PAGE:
Urrea, C.A., D. D. Baltensperger, R.M. Harveson, G.E. Frickel, and A.E. Koehler. 2010. Registration of the chickpea germplasm PHREC-Ca- Comp. #1 with enhanced resistance to Ascochyta blight. J. of Plant Reg. 5(1):1-6.

Urrea, C.A., Harveson, R.M., Koehler, A.E., Burgener, P., and Baltensperger, D.D. 2010. Evaluating the agronomic potential of chickpea germplasm for western Nebraska. Agronomy J. 102(4):1179-1185.

Urrea, C.A., and Porch, T. 2010. Phenotypic evaluation of a subset of the Phaseolus vulgaris core collections, the P. acutifolius germplasm collection, and cultivars for drought tolerance in Nebraska and Puerto Rico. Annu. Rept. Bean Improv. Coop. 53:164-165.

Non-Peer Reviewed:
Harveson, R.M., Markell, S.G., Goswami, R., Urrea, C.A, Burrows, M.E., Dugan, F., Chen, W. and Skoglund, L.G. 2010. Ascochyta blight of chickpeas. Plant Health Progress. (accepted).

Harveson, R.M., and Urrea, C.A. 2010. Developing new varieties with resistance to bacterial brown spot for Nebraska dry bean production. The Bean Bag. 28(2):15.

Harveson, R.M., and Urrea, C.A. 2010. Developing dry bean resistance to bacterial brown spot. StarHerald, May 30. p. 4.

Harveson, R.M., and Urrea, C.A. 2010. Evaluating germplasm and breeding disease resistance for chickpeas and dry beans in western Nebraska. StarHerald, April 4. p. 2.

Urrea, C.A., Harveson, R.M., and Thomas, J. 2010. Selecting and improving chickpea adaptation to western Nebraska. StarHerald, April 4. p. 3.


New Jersey

Peer Reviewed:
Molnar, T.J., Capik, J., Zhao, S., and Zhang, N. 2010. First report of Eastern Filbert Blight on Corylus avellana Gasaway and VR20-11 caused by Anisogramma anomala (Peck) E. Muller in New Jersey. Plant Disease. 94:1265.

Molnar, T.J., Goffreda, J.C., and Funk, C.R. 2010. Survey of Corylus Resistance to Anisogramma anomala from Different Geographic Locations. HortScience. 45:832-836.

Non-Peer Reviewed:
Inzano, M. and Molnar, T.J. 2010. The Brown Marmorated Stink Bug: A New Pest of Hazelnuts. The nutshell, quarterly newsletter of the Northern Nut Growers Association. 64(4):12-16.

Molnar, T.J. 2010. A new call for hazelnuts. The nutshell, quarterly newsletter of the Northern Nut Growers Association. 64(1):31-32.

Molnar, T.J. 2010. A (second) new call for hazelnuts. The nutshell, quarterly newsletter of the Northern Nut Growers Association. 64(2):12.

Molnar, T.J. 2010. Eastern filbert blight: does genetic resistance hold up across different regions The nutshell, quarterly newsletter of the Northern Nut Growers Association. 64(2):16-24.

Molnar, T.J. and Capik, J. 2010. Advances in Hazelnut Research in North America. Abstracts of the 28th International Horticultural Congress. Lisbon, Portugal. 2(S06.008):294

Molnar, T.J., Capik, J., Zaurov, D., Morgan, A., and Funk, C.R. 2010. Hybrid Hazelnut Consortium: a collaborative national effort to expand hazelnut production. Proceedings of the Nineteenth Annual Rutgers Turfgrass Symposium. Center for Turfgrass Science. School of Environmental and Biological Sciences. Rutgers University. p. 47.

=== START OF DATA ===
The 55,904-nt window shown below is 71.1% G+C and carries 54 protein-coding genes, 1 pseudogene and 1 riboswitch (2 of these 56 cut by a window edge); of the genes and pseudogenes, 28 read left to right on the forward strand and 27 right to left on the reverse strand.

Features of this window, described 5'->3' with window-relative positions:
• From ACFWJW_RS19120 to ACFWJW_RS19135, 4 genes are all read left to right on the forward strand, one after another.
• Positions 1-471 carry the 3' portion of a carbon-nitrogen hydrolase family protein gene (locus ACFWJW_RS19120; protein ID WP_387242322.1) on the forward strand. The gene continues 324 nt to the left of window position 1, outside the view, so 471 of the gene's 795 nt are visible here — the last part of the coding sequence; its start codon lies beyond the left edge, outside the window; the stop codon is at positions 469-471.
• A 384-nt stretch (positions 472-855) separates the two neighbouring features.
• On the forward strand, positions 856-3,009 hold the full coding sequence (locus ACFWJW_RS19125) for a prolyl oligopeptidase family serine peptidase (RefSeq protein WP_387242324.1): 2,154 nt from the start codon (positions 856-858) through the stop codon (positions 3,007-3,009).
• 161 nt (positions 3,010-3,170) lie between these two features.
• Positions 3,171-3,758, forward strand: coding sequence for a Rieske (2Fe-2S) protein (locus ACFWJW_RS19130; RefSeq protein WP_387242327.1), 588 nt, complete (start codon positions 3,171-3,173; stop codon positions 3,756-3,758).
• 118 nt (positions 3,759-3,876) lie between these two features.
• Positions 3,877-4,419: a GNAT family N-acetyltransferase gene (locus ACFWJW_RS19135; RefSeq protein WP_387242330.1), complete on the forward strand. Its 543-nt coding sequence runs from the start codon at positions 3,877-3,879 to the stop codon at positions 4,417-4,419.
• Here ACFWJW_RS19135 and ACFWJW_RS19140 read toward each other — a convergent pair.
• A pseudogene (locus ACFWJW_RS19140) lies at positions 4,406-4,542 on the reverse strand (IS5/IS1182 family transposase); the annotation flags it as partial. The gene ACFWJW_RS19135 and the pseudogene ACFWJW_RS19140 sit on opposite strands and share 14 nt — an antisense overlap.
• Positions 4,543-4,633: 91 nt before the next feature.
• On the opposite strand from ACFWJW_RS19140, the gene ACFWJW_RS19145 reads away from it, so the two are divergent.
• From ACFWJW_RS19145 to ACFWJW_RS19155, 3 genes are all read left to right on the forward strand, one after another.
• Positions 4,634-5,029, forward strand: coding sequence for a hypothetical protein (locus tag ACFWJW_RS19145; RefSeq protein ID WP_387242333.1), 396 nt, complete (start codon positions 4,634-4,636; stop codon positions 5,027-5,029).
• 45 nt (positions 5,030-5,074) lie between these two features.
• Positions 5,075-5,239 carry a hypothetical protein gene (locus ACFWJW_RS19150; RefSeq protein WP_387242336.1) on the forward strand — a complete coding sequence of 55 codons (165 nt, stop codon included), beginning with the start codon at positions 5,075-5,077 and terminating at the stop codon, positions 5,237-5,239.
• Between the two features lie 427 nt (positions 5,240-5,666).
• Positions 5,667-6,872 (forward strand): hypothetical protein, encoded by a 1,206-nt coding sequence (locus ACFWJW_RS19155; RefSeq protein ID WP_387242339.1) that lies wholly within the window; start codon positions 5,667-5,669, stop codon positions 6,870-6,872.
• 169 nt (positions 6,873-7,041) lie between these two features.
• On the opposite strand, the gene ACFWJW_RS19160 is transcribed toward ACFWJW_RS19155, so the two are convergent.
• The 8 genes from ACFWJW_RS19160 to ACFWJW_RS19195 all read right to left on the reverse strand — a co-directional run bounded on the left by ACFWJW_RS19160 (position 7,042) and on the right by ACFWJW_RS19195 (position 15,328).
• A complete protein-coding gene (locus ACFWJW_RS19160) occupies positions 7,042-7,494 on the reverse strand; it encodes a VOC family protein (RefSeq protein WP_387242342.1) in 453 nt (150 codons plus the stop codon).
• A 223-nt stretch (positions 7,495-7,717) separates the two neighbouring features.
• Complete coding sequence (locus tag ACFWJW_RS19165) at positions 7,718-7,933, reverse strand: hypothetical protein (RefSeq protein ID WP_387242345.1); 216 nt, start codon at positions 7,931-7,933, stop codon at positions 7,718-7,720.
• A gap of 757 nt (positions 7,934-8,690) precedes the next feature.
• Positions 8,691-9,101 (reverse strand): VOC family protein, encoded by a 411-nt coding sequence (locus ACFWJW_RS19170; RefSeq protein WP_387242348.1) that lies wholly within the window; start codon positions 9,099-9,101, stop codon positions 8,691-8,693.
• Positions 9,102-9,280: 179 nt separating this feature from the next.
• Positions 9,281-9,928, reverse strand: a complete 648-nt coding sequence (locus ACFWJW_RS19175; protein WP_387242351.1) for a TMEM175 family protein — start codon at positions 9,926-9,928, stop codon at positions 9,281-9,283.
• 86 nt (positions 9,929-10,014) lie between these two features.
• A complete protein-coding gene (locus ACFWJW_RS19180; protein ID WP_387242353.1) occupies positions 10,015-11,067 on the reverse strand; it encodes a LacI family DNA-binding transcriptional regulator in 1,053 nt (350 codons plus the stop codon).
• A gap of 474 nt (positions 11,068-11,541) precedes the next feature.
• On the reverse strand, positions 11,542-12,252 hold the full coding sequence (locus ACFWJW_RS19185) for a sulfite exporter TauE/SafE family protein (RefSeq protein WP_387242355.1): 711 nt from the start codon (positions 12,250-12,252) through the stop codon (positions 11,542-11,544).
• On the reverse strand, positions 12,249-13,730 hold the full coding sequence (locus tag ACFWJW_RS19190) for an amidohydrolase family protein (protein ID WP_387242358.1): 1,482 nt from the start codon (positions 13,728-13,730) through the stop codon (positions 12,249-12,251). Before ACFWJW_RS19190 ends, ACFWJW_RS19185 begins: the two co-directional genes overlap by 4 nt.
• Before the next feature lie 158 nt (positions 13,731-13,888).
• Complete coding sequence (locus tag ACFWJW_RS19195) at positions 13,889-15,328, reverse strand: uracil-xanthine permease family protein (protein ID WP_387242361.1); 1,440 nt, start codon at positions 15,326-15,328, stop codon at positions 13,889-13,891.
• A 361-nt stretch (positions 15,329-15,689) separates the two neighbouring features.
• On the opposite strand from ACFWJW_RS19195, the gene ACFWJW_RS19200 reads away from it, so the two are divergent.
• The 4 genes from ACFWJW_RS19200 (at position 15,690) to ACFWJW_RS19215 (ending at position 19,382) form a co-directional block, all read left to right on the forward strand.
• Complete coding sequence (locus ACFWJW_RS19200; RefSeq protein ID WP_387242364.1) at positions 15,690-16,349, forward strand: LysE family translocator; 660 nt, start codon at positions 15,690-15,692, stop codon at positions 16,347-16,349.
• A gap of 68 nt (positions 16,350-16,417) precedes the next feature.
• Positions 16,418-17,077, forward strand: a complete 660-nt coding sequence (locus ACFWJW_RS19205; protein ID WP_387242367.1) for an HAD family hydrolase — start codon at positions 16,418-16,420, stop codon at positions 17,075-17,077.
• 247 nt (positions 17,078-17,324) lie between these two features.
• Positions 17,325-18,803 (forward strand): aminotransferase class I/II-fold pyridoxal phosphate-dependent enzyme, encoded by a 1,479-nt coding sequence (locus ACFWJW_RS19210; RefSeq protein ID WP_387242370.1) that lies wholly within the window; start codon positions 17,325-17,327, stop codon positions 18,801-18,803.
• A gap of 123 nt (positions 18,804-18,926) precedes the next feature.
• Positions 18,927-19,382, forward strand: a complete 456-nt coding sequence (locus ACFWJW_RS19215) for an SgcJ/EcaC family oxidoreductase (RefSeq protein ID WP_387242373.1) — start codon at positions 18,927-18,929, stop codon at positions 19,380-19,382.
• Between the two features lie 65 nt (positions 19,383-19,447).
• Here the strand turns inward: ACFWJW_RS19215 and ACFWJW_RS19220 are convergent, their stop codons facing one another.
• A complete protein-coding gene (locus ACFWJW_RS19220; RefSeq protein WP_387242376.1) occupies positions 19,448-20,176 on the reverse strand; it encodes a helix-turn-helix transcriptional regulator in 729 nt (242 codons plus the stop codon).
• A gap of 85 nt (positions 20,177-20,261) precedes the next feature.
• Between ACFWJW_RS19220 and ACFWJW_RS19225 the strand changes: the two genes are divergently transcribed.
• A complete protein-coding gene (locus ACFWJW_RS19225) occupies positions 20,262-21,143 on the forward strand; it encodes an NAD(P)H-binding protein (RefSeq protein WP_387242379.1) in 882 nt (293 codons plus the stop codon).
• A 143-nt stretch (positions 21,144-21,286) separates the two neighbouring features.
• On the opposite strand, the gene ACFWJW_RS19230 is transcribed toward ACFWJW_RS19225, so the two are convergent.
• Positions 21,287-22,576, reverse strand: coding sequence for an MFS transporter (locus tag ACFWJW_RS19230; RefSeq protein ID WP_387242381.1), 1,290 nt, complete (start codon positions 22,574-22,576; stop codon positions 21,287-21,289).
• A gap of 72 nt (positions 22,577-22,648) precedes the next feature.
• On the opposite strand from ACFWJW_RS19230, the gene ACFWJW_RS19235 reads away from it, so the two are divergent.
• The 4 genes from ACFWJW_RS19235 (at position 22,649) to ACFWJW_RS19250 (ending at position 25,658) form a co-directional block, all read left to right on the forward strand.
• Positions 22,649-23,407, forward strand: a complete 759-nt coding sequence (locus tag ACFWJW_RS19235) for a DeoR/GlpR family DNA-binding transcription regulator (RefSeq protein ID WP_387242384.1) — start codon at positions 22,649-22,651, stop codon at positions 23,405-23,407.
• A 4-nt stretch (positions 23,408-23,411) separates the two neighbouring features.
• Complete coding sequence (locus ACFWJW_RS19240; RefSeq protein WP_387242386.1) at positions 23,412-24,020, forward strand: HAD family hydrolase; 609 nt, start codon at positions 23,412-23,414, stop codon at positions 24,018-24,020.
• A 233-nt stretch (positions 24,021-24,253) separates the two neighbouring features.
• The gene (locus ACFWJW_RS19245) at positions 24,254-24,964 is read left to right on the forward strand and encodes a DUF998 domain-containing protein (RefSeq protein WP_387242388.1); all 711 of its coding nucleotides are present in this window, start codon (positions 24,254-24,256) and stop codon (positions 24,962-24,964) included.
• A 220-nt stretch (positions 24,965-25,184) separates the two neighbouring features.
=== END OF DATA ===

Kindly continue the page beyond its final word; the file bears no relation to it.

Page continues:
Plant variety protection certificates:
Brilman, L., Bara, R.F., Meyer, W.A., and Reed Funk, C. 2010. United States Plant Variety Protection Certificate no. 200200227. SR-4420 perennial ryegrass. Issued August 31, 2010.

Brilman, L., Hignight, K., Bonos, S.A., and Reed Funk, C. 2010. United States Plant Variety Protection Certificate no. 200400289. Peregrine ryegrass. Issued Feb 10, 2010.

Floyd, D., Bara, R.F., Wilson, M.M., Funk, C.R., and Meyer, W.A. 2010. United States Plant Variety Protection Certificate no. 200400007. Blazer 4 perennial ryegrass. Issued July 7, 2010.

Fraser, M.L., Rose-Fricker, C.A., Meyer, W.A., and Reed Funk, C. 2010. United States Plant Variety Protection Certificate no. 200200243. Citation Fore perennial ryegrass. Issued August 31, 2010.

Meyer, W.A., Molnar, T., Funk, C.R., and Bara, R.F. 2010. United States Plant Variety Protection Certificate no. 200600115. Bonaire Kentucky bluegrass. Issued February 10, 2010.

Nelson, E., Meyer, W.A., Bara, R.F., and Reed Funk, C. 2010. United States Plant Variety Protection Certificate no. 20020220. Inspire perennial ryegrass. Issued November 17, 2010.

North Dakota

Non-Peer Reviewed:
Berti, M., Wilckens, R., Fischer, S., Solis, A., Gonzalez, W., and Johnson, B.L. 2009. Seeding date influence on camelina seed yield, yield components, and oil content in Chile. In: Annual meeting abstracts Assn. for the Advancement of Industrial Crops, 11/14-19/2009. Gran Hotel Termas de Chillan, Chile. Available at http://www.aaic.org/ (verified 18 Dec. 2009).

Escobar, M., Berti, M., Matus, I., Tapia, M., Ceron, W.A., and Johnson, B.L. 2009. Genotype x environment interaction of canola (Brassica napus L.) in south central Chile. In: Annual meeting abstracts Assn. for the Advancement of Industrial Crops.11/14-19/2009. Gran Hotel Termas de Chillan, Chile. Available at http://www.aaic.org/ (verified 18 Dec. 2009). Assn. for the Advancement of Industrial Crops.

Johnson, B.L. 2009. Field pennycress evaluations in North Dakota. In: Annual meeting abstracts 11/01-05/2009. Pittsburgh, PA. ASA, CSSA, and SSSA, Madison, WI.